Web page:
Original Research

Adequacy of ultrasound reports in patients presenting with obstructive jaundice at a tertiary hospital radiology department

Nondumiso Dlamini, Matthew Goodier
South African Journal of Radiology | Vol 20, No 1 | a1034 | DOI: https://doi.org/10.4102/sajr.v20i1.1034 | © 2016 Nondumiso Dlamini, Matthew Goodier | This work is licensed under CC Attribution 4.0
Submitted: 12 May 2016 | Published: 22 September 2016

About the author(s)

Nondumiso Dlamini, Department of Radiology, University of KwaZulu-Natal, South Africa
Matthew Goodier, Department of Radiology, University of KwaZulu-Natal, South Africa

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Background: Patients with obstructive jaundice require a stepwise approach to investigation and management. Ultrasound (US) is the initial screening modality of choice and has been shown to be accurate in demonstrating the presence of dilated bile ducts, as well as the level and cause of obstruction. For adequate radiological communication to the clinician, degree of bile duct dilatation, level of obstruction, appearance of the transition zone and cause of obstruction must be reported. However, without a structured reporting method, much of this information may be omitted.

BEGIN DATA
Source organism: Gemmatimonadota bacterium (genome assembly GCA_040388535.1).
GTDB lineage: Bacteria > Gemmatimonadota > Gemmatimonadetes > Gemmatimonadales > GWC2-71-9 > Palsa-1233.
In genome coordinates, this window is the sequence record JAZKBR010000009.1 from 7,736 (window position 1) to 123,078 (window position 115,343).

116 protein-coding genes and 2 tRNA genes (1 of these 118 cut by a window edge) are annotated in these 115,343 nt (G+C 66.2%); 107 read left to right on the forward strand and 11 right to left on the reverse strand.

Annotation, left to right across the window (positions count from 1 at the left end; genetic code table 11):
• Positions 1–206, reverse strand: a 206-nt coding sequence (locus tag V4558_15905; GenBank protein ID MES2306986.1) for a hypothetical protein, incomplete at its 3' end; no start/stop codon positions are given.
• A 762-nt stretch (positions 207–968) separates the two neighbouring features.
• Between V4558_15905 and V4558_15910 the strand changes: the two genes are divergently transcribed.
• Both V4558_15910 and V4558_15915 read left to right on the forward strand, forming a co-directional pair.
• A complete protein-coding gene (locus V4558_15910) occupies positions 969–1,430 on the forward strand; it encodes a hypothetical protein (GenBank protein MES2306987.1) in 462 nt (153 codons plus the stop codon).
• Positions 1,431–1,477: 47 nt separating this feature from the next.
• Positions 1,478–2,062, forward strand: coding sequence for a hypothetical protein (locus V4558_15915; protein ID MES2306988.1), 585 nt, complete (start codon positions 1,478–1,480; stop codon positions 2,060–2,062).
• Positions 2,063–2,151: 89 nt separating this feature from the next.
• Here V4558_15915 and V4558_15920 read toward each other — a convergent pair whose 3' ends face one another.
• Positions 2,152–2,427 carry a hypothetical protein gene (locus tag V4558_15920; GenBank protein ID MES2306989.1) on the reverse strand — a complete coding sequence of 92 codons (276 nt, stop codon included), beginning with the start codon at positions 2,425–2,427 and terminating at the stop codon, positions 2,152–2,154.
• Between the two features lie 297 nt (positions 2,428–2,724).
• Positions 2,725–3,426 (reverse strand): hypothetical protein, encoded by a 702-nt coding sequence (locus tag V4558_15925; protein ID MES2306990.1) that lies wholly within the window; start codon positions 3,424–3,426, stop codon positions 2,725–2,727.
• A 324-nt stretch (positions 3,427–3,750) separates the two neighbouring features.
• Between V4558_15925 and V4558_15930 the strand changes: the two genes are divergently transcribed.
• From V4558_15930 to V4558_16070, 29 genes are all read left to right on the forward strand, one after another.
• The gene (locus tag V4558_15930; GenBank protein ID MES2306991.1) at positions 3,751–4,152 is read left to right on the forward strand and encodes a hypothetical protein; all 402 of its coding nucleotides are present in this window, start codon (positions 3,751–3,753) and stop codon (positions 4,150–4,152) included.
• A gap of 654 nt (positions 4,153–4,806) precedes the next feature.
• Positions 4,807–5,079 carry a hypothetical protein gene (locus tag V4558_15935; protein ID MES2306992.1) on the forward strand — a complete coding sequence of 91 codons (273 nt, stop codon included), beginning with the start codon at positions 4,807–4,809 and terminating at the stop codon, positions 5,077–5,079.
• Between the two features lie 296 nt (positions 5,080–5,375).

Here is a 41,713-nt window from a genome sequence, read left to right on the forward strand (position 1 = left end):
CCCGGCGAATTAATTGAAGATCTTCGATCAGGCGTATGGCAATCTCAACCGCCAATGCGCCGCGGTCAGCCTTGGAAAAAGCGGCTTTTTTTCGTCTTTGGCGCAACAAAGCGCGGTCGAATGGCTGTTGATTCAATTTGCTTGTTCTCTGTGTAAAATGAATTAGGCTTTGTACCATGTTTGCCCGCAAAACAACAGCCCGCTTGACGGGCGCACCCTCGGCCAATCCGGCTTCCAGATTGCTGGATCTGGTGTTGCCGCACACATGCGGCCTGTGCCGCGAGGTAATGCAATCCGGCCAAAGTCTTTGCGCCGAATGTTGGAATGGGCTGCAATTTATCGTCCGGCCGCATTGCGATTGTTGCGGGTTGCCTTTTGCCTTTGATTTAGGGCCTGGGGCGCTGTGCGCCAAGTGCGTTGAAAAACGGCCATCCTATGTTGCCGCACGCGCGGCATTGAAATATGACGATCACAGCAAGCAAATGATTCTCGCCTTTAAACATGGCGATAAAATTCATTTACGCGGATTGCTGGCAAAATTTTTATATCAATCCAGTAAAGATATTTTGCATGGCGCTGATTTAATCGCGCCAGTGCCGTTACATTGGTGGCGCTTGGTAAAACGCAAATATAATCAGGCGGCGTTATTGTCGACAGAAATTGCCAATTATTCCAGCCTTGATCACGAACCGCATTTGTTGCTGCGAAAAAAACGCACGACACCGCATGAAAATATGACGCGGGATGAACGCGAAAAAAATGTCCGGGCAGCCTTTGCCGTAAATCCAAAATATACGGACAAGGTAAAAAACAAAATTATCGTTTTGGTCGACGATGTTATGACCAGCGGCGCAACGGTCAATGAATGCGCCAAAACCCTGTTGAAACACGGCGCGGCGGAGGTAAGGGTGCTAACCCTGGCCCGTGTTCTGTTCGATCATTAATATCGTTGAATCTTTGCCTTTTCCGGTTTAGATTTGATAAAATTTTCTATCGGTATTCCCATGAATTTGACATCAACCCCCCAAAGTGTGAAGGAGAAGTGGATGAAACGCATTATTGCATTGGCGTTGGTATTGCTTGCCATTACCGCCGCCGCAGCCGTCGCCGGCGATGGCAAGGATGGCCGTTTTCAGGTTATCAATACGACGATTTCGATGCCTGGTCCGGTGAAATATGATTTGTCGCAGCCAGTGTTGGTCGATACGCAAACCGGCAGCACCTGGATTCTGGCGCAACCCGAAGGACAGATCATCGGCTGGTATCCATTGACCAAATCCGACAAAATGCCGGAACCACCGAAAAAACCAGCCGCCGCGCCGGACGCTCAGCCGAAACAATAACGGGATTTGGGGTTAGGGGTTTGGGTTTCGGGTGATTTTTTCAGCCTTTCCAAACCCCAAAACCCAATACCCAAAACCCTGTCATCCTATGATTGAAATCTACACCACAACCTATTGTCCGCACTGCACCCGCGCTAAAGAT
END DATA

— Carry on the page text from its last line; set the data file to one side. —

Objectives: The aim of the study was to investigate the adequacy of US findings in patients with obstructive jaundice, as documented, without standardised reporting.

Methods: A retrospective chart review of 130 US reports of adult patients presenting at Grey’s Hospital US Department with a clinical assessment of obstructive jaundice was conducted. Data for the period January to December 2013, were analysed. US reports of patients with dilated bile ducts were assessed for report adequacy by looking at four important clinical factors, that is, the degree of bile duct dilatation, the level of obstruction, the appearance of the transition zone and the cause of the obstruction.

Results: A report adequacy score was assessed in 79 patients with dilated bile ducts; however, two reports were excluded because of obscuration by gas. There was a high level of report inadequacy (38%) without the use of a structured reporting template. The level of obstruction was the most common component missing from the reports (25%), followed by the appearance of the transition zone (18%) and cause of obstruction (12%).

Conclusion: We propose the use of an US report template for obstructive jaundice patients in order to ensure comprehensive reporting. Structured radiological reporting will improve the method of communication between clinicians and radiologists, thus improving the quality of patient care.


Obstructive jaundice, Ultrasound, Reporting adequacy, Structured reporting


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